Bestselling author, Jarrett J. Krosoczka, wrote a piece recently for The Washington Post reflecting on the value of tough subjects in kids literature. CBLDF News Blog readers know that too often complex subject matters can lead to challenges and bans on great graphic novels and books that are well-reviewed, engaging to students, and educational, but the answer can’t be shying away from complex subject matters. As Krosoczka writes in his essay, “There are difficult truths in our books because there are difficult truths in children’s lives.”
Krosoczka writes that when delving into his own past to write National Book Award finalist Hey, Kiddo he “needed to write openly and authentically so young people dealing with similar situations would feel less alone.” One of the tough issues of his childhood that he didn’t attempt to diminish was his mother’s opioid addiction. He writes, “to offer up a watered-down account of how addiction affected me a young person would have been disingenuous.”
There is nothing worse for a reader then encountering something familiar, especially something painful, and feeling the author is full of it. Fiction can feel true if the author deals with difficult topics in a way that rings true to the reader. And for a memoir like Hey, Kiddo (recommended to 12+ and up) at an age where young teens are eager to find fault with what adults tell them, it’s especially crucial to create that bond between author and reader that encourages sympathy or empathy, and trust in the narrative.
For too many children out there, the topics in Hey, Kiddo are difficult but also very familiar. Krosoczka uses data from National Surveys on Drug Use and Health estimating “8.7 million children ages 17 or younger in the United States who live in a household where at least one parent has a substance-use disorder — involving drugs, alcohol or both.” That’s less than one in 10, and a Harvard Study from 2016 estimated one in five children in the US live in a household where someone has a substance abuse problem.
Finding out that your children is reading a book that talks about opiates could be scary for parents who aren’t ready to have that conversation yet. But for a lot of children out there, it’s a conversation that will make them realize they aren’t alone. And that is critically important. A Psychology Today article about the Harvard study reported findings that “children whose parents use drugs and misuse alcohol are three times more likely to be physically, sexually, or emotionally abused and four times more likely to be neglected than their peers.” As Krosoczka writes, “Those young people deserve to be seen.”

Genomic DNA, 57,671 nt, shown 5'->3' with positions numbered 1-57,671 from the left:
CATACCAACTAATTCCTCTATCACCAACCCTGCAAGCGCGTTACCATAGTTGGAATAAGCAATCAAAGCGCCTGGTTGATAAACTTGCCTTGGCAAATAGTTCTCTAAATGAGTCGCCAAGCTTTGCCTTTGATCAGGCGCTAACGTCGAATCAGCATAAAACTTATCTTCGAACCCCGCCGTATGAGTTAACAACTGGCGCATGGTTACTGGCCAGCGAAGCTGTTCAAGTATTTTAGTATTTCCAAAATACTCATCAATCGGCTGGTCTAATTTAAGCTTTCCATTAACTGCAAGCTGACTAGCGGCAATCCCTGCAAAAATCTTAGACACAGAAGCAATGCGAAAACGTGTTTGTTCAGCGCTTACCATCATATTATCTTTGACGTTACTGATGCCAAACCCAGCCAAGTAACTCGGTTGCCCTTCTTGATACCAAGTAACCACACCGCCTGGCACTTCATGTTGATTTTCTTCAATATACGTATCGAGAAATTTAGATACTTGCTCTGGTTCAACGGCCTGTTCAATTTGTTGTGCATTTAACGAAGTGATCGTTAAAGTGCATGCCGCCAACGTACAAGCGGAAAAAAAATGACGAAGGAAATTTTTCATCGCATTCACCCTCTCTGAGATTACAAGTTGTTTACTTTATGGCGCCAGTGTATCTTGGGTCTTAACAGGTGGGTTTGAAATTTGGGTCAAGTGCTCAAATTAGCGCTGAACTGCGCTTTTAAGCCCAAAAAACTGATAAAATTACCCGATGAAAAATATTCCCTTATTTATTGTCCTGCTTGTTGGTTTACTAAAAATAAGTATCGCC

And books like Hey, Kiddo are not only helping those children feel seen, but they are opening up dialogues that can increase understanding, empathy, awareness, and maybe even help break the cycle of multi-generational dependency.
Krosoczka goes on to write more specificually about handling the tough parts of his graphic memoir with his own daughter, and the essay is a wonderful read for parents and comic book lovers alike. But the critical part is that great works often deal with complex themes that parents want to believe are inappropriate for their children. But just because one parent’s child isn’t dealing with a difficult topic, doesn’t mean they don’t have friends and classmates who aren’t dealing with that topic. And it doesn’t mean that they don’t need coping strategies and open dialogues about that topic. This one essay talk about addiction, but chances are it could be applied to anything upsetting and statistics could be brought up to support the urgency of these conversations.
To paraphrase Krosoczka, there are tough subjects in great kids literature, because there are tough subjects in most kids lives. That’s the reason to read books and graphic novels that help make sense of complex situations, never a reason to challenge or ban them from public forums.
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